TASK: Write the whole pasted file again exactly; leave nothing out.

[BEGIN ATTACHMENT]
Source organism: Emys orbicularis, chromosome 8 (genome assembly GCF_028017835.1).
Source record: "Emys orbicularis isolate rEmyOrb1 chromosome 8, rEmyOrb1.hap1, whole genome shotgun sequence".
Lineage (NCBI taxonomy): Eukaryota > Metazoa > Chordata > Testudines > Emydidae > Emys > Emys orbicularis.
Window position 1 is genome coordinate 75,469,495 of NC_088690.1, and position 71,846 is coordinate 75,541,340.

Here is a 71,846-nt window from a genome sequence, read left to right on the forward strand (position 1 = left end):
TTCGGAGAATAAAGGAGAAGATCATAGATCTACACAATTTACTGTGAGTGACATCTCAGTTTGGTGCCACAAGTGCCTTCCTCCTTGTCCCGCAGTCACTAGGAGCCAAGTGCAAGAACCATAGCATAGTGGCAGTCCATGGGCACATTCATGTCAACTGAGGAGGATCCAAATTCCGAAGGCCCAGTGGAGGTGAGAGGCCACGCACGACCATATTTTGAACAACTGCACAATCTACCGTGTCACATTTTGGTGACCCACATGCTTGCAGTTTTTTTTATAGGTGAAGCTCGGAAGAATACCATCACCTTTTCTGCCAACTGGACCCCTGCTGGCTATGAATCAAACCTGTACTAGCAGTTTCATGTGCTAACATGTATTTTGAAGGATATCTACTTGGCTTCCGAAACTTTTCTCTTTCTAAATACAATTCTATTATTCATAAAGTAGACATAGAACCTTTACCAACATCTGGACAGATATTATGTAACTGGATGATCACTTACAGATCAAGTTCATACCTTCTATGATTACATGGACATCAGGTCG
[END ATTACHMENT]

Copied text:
Source organism: Emys orbicularis, chromosome 8 (genome assembly GCF_028017835.1).
Source record: "Emys orbicularis isolate rEmyOrb1 chromosome 8, rEmyOrb1.hap1, whole genome shotgun sequence".
Lineage (NCBI taxonomy): Eukaryota > Metazoa > Chordata > Testudines > Emydidae > Emys > Emys orbicularis.
Window position 1 is genome coordinate 75,469,495 of NC_088690.1, and position 71,846 is coordinate 75,541,340.

Here is a 71,846-nt window from a genome sequence, read left to right on the forward strand (position 1 = left end):
TTCGGAGAATAAAGGAGAAGATCATAGATCTACACAATTTACTGTGAGTGACATCTCAGTTTGGTGCCACAAGTGCCTTCCTCCTTGTCCCGCAGTCACTAGGAGCCAAGTGCAAGAACCATAGCATAGTGGCAGTCCATGGGCACATTCATGTCAACTGAGGAGGATCCAAATTCCGAAGGCCCAGTGGAGGTGAGAGGCCACGCACGACCATATTTTGAACAACTGCACAATCTACCGTGTCACATTTTGGTGACCCACATGCTTGCAGTTTTTTTTATAGGTGAAGCTCGGAAGAATACCATCACCTTTTCTGCCAACTGGACCCCTGCTGGCTATGAATCAAACCTGTACTAGCAGTTTCATGTGCTAACATGTATTTTGAAGGATATCTACTTGGCTTCCGAAACTTTTCTCTTTCTAAATACAATTCTATTATTCATAAAGTAGACATAGAACCTTTACCAACATCTGGACAGATATTATGTAACTGGATGATCACTTACAGATCAAGTTCATACCTTCTATGATTACATGGACATCAGGTCG